If all the other bad stuff has become a reality, I just hope the star trek future we were promised can come true ;)
edit: by part of my reality i mean via the news as well - it hasn't directly affected me thankfully.
Oh well, this will be a good data point, so I'm glad to know this one particular thing isn't some kind of conspiracy theory (always have be careful about those conspiracy theories; they're just so tone deaf and reactionary).
That law is over a decade old.
I have no idea why there weren't a million news stories about WHY you should setup your own private email server in your home and how to do it.
In fact a startup might find the perfect sales pitch to have a plug-and-play mail server for your home. $100 shipped to your door, plug it into your router and give it a domain name.
The nuclear arms race went ok because both main parties were rational, realistic professionals with no desire to see chaos reign. That's not the case with all parties seeking nuclear weapons today. Nobody's worried about MAD anymore, but the chances of someone, somewhere detonating a nuclear weapon on a populated area is just as high as it ever was. There's no reason to be embracing anything, however inevitable it may look.
Perhaps we could better spend our time ensuring we trust our fellow Americans enough that they would not allow a cancerous facism to spread throughout the "shadow government" of the executive branch. In other words, trust they will look out for our best interests and will resist any movement to establish a tyrannical government.
Why can't we just trust the NSA?
The reason the rest of the government has a system of checks and balances is because humans can't be trusted to not get out of control when it comes to power. The NSA has none of this so they will keep expanding their power as much as they can.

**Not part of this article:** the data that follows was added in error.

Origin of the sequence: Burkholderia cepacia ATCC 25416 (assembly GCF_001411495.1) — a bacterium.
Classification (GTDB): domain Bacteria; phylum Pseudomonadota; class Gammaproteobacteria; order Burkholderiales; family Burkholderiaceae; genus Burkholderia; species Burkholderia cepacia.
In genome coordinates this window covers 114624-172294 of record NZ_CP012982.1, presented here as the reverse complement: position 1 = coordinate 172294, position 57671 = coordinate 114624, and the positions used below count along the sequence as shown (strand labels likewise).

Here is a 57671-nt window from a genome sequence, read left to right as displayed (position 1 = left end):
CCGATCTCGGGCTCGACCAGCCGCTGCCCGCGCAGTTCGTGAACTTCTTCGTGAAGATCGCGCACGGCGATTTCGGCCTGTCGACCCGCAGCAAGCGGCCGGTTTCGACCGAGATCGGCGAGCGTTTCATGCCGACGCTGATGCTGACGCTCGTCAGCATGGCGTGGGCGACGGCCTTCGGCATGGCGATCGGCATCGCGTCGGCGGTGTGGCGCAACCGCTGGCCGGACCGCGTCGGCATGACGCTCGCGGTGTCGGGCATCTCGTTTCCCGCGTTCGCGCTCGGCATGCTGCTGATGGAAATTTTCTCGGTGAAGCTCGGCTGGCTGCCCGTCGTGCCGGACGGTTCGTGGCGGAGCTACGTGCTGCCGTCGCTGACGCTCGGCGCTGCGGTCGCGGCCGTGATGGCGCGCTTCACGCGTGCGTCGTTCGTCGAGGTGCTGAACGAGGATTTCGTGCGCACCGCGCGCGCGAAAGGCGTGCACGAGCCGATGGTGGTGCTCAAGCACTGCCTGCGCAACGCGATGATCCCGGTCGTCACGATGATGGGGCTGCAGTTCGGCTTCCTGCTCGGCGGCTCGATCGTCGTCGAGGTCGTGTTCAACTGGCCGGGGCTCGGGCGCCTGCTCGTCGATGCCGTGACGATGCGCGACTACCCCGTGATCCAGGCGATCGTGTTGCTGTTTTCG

Plus even if you didn't trust the government not to go fascist they could recreate a NSA within a few months anyway.
Should any American citizen expect detailed documentation on the intelligence apparatus operating within the NSA? Wouldn't such disclosure jeopardize ongoing operations? The NSA has no obligation to reveal anything more about its operations than federal law requires it to. The legislative branch has the responsibility of enforcing any requirements placed upon the NSA.
The legislative branch is responsible for checking the power of the executive branch, which includes the NSA. That is why congress regulates its operations, and enforces the regulations with specialized committees.
Unfortunately, even if congress can tightly regulate the NSA, it cannot publicly enforce its regulations. Public enforcement would jeopardize ongoing operations within the NSA. If Congress limited its regulations to only those that it could publicly enforce, then it would restrict the scope of the regulations, making it impossible to properly check the power of the NSA.
Given the catch-22 of asking congress to regulate the NSA, but in a publicly provable manner, we are left with two choices: sacrifice the intelligence apparatus altogether, or continue funding it while trusting the regulatory power of congress.
Ultimately the power of the NSA depends on the power of its overseers on the intelligence committee. A powerful group of senators and congressmen could enforce regulations on the NSA.
The challenge is finding trustworthy congressmen, who are capable of regulating the NSA. Americans should really stop worrying about the behavior of the NSA, and start worrying about electing the right congressmen to ensure the NSA is operating for the best interest of the American people.
You're starting from the assumption that current federal laws are moral and just.
It's a tautology to say "they are [legally] obligated to do what they're legally obligated to do" No one would disagree with you on that. The point of the discussion and debate is about what they _should_ be legally obligated to do.
If it's a choice between the unknown benefit/cost of compromising the NSA's operations (through greater transparency) and the current situation (our civil liberties being threatened more and more every day), I would choose the former.
The system of accountability is completely outdated and unbalanced in favor of the intelligence apparatus.
and so on...
False Dilemmas across the board, utterly without nuance. Sprinkle in some, "Welp, that's the law!" nihilism (or complicity) to taste.
Lie to Congress as head of NSA? Retire?
In that case, why not just trust Daesh ?